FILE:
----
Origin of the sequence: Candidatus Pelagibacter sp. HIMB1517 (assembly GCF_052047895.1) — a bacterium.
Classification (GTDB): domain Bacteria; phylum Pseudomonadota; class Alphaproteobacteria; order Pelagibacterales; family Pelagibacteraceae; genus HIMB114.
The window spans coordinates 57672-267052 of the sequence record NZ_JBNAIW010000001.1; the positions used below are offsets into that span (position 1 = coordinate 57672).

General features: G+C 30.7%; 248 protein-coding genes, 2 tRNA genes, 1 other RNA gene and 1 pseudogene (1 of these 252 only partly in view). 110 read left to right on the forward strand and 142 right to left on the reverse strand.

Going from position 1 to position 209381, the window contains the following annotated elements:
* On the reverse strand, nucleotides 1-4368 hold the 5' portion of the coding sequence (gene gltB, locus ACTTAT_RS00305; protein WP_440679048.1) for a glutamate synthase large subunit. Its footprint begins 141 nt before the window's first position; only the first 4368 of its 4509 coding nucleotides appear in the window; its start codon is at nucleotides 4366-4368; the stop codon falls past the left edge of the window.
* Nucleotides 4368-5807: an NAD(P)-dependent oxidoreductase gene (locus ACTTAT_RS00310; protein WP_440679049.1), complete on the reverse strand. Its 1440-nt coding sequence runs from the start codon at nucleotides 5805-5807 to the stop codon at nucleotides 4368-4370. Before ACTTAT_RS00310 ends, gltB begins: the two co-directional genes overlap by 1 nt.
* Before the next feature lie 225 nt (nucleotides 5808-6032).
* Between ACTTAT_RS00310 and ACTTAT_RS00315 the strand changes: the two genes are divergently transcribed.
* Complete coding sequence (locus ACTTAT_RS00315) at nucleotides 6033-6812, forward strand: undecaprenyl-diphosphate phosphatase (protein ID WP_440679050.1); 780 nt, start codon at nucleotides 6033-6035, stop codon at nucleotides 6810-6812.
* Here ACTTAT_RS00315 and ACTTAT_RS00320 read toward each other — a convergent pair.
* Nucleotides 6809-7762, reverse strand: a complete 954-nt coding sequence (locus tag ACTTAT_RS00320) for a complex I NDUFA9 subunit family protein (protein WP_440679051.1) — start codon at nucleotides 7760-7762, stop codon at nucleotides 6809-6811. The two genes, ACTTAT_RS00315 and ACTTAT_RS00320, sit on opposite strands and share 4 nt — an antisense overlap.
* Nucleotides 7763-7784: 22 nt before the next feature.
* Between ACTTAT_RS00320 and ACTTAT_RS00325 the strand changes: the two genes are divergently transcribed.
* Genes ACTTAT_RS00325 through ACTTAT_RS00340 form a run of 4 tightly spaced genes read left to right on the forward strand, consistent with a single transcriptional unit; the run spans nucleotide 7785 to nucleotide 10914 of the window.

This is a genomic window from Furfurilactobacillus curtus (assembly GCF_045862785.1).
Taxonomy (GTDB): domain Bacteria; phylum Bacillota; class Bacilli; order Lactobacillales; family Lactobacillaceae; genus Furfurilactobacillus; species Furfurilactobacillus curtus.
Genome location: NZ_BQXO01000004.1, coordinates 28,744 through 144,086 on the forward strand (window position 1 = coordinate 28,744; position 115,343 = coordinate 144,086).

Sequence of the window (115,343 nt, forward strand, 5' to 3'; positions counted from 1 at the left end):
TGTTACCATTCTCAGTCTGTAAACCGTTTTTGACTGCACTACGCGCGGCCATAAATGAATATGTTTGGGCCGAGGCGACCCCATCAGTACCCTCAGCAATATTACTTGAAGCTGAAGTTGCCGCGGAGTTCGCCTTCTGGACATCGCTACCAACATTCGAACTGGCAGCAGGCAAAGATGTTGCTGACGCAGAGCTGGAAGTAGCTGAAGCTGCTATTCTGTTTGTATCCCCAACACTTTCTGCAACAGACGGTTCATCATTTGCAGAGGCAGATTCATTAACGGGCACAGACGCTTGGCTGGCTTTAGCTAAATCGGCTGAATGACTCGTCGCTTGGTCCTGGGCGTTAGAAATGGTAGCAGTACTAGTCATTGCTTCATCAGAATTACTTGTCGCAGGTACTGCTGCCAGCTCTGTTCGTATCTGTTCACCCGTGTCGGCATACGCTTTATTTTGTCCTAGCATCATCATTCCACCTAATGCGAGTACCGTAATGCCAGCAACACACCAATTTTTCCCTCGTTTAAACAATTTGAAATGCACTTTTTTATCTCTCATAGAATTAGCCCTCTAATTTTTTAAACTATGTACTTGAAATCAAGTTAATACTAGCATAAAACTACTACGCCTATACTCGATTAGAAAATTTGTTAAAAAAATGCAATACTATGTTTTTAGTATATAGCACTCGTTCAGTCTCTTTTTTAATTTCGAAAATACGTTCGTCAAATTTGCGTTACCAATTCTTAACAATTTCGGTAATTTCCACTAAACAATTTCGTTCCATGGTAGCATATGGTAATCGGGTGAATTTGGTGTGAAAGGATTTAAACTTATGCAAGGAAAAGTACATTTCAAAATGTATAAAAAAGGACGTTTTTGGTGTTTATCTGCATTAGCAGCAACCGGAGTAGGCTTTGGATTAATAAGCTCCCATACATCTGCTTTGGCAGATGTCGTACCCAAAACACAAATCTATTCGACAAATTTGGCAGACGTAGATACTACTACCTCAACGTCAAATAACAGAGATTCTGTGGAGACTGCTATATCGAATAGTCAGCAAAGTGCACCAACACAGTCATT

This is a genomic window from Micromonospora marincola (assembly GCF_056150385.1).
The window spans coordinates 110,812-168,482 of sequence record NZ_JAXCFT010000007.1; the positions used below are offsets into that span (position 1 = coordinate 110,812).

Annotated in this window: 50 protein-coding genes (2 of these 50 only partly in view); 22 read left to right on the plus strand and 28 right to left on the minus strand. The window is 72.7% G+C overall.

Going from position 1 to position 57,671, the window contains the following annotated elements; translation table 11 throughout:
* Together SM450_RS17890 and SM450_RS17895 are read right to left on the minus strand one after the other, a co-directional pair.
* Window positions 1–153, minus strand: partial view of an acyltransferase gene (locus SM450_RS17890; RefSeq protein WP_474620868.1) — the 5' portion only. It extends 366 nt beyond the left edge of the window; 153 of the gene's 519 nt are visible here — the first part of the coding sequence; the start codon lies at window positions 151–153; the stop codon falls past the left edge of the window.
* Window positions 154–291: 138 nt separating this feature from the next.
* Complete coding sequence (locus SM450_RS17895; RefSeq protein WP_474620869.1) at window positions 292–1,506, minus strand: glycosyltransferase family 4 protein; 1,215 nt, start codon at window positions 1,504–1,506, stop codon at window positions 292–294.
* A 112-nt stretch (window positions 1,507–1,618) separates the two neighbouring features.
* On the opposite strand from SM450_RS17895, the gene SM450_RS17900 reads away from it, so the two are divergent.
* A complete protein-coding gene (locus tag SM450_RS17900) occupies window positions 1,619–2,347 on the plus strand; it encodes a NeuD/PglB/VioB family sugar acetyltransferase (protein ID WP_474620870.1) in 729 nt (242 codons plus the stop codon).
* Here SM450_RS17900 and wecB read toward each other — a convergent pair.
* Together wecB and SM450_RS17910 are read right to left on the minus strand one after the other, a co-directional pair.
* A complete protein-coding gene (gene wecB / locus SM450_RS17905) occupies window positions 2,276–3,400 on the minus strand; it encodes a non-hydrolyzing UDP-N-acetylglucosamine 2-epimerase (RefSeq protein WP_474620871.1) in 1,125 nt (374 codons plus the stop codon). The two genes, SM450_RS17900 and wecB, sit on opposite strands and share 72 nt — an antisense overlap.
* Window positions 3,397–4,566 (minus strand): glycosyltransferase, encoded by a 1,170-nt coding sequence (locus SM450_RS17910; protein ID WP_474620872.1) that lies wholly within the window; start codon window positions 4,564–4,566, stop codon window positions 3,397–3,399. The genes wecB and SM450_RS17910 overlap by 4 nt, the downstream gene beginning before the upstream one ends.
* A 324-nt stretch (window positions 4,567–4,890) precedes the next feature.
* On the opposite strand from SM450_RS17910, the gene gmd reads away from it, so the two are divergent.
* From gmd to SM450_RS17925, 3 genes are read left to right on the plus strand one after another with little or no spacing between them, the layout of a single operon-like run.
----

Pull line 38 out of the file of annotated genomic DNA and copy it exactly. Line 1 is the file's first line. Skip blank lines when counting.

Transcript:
* From gmd to SM450_RS17925, 3 genes are read left to right on the plus strand one after another with little or no spacing between them, the layout of a single operon-like run.